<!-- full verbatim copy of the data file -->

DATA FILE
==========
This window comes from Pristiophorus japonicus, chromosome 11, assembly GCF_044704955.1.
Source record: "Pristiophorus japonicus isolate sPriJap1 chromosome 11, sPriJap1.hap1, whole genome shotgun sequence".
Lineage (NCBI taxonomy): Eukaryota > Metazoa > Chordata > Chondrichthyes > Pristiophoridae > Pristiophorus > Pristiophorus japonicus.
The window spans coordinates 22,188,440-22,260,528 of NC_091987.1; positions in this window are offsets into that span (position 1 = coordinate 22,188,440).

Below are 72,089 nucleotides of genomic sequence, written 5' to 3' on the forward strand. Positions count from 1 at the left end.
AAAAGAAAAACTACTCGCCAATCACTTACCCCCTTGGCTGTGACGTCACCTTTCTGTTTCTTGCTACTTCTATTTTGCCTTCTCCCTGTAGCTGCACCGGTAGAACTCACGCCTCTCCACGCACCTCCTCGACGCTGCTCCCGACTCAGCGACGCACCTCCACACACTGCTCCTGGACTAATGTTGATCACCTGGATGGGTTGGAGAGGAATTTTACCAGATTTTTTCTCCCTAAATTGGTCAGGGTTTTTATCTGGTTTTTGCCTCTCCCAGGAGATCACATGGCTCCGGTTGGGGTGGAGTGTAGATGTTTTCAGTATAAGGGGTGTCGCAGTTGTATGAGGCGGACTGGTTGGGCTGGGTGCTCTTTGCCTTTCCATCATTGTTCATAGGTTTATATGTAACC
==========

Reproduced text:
This window comes from Pristiophorus japonicus, chromosome 11, assembly GCF_044704955.1.
Source record: "Pristiophorus japonicus isolate sPriJap1 chromosome 11, sPriJap1.hap1, whole genome shotgun sequence".
Lineage (NCBI taxonomy): Eukaryota > Metazoa > Chordata > Chondrichthyes > Pristiophoridae > Pristiophorus > Pristiophorus japonicus.
The window spans coordinates 22,188,440-22,260,528 of NC_091987.1; positions in this window are offsets into that span (position 1 = coordinate 22,188,440).

Below are 72,089 nucleotides of genomic sequence, written 5' to 3' on the forward strand. Positions count from 1 at the left end.
AAAAGAAAAACTACTCGCCAATCACTTACCCCCTTGGCTGTGACGTCACCTTTCTGTTTCTTGCTACTTCTATTTTGCCTTCTCCCTGTAGCTGCACCGGTAGAACTCACGCCTCTCCACGCACCTCCTCGACGCTGCTCCCGACTCAGCGACGCACCTCCACACACTGCTCCTGGACTAATGTTGATCACCTGGATGGGTTGGAGAGGAATTTTACCAGATTTTTTCTCCCTAAATTGGTCAGGGTTTTTATCTGGTTTTTGCCTCTCCCAGGAGATCACATGGCTCCGGTTGGGGTGGAGTGTAGATGTTTTCAGTATAAGGGGTGTCGCAGTTGTATGAGGCGGACTGGTTGGGCTGGGTGCTCTTTGCCTTTCCATCATTGTTCATAGGTTTATATGTAACC